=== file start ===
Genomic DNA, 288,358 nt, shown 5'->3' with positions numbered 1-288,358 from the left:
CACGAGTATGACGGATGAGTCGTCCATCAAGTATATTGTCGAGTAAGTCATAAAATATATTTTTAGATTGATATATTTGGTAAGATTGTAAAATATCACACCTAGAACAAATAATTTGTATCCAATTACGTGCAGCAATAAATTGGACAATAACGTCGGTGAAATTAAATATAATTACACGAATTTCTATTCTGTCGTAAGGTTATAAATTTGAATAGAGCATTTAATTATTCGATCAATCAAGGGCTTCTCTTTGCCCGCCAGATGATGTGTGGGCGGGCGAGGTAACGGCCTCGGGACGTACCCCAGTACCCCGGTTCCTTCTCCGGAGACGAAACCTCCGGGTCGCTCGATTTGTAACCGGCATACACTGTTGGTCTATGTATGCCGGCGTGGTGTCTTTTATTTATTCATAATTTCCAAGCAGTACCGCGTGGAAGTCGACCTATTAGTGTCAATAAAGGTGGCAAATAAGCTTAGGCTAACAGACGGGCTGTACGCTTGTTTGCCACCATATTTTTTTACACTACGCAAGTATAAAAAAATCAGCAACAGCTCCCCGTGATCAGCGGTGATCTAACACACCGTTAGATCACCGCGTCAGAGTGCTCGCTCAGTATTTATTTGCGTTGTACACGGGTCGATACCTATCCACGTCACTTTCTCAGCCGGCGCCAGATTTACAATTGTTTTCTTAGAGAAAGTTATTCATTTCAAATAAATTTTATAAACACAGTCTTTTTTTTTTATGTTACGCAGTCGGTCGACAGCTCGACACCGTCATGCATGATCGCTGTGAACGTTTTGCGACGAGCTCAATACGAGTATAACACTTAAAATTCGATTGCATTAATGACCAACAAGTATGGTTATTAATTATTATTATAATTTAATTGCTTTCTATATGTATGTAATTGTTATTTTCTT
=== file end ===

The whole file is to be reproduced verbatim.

Genomic DNA, 288,358 nt, shown 5'->3' with positions numbered 1-288,358 from the left:
CACGAGTATGACGGATGAGTCGTCCATCAAGTATATTGTCGAGTAAGTCATAAAATATATTTTTAGATTGATATATTTGGTAAGATTGTAAAATATCACACCTAGAACAAATAATTTGTATCCAATTACGTGCAGCAATAAATTGGACAATAACGTCGGTGAAATTAAATATAATTACACGAATTTCTATTCTGTCGTAAGGTTATAAATTTGAATAGAGCATTTAATTATTCGATCAATCAAGGGCTTCTCTTTGCCCGCCAGATGATGTGTGGGCGGGCGAGGTAACGGCCTCGGGACGTACCCCAGTACCCCGGTTCCTTCTCCGGAGACGAAACCTCCGGGTCGCTCGATTTGTAACCGGCATACACTGTTGGTCTATGTATGCCGGCGTGGTGTCTTTTATTTATTCATAATTTCCAAGCAGTACCGCGTGGAAGTCGACCTATTAGTGTCAATAAAGGTGGCAAATAAGCTTAGGCTAACAGACGGGCTGTACGCTTGTTTGCCACCATATTTTTTTACACTACGCAAGTATAAAAAAATCAGCAACAGCTCCCCGTGATCAGCGGTGATCTAACACACCGTTAGATCACCGCGTCAGAGTGCTCGCTCAGTATTTATTTGCGTTGTACACGGGTCGATACCTATCCACGTCACTTTCTCAGCCGGCGCCAGATTTACAATTGTTTTCTTAGAGAAAGTTATTCATTTCAAATAAATTTTATAAACACAGTCTTTTTTTTTTATGTTACGCAGTCGGTCGACAGCTCGACACCGTCATGCATGATCGCTGTGAACGTTTTGCGACGAGCTCAATACGAGTATAACACTTAAAATTCGATTGCATTAATGACCAACAAGTATGGTTATTAATTATTATTATAATTTAATTGCTTTCTATATGTATGTAATTGTTATTTTCTT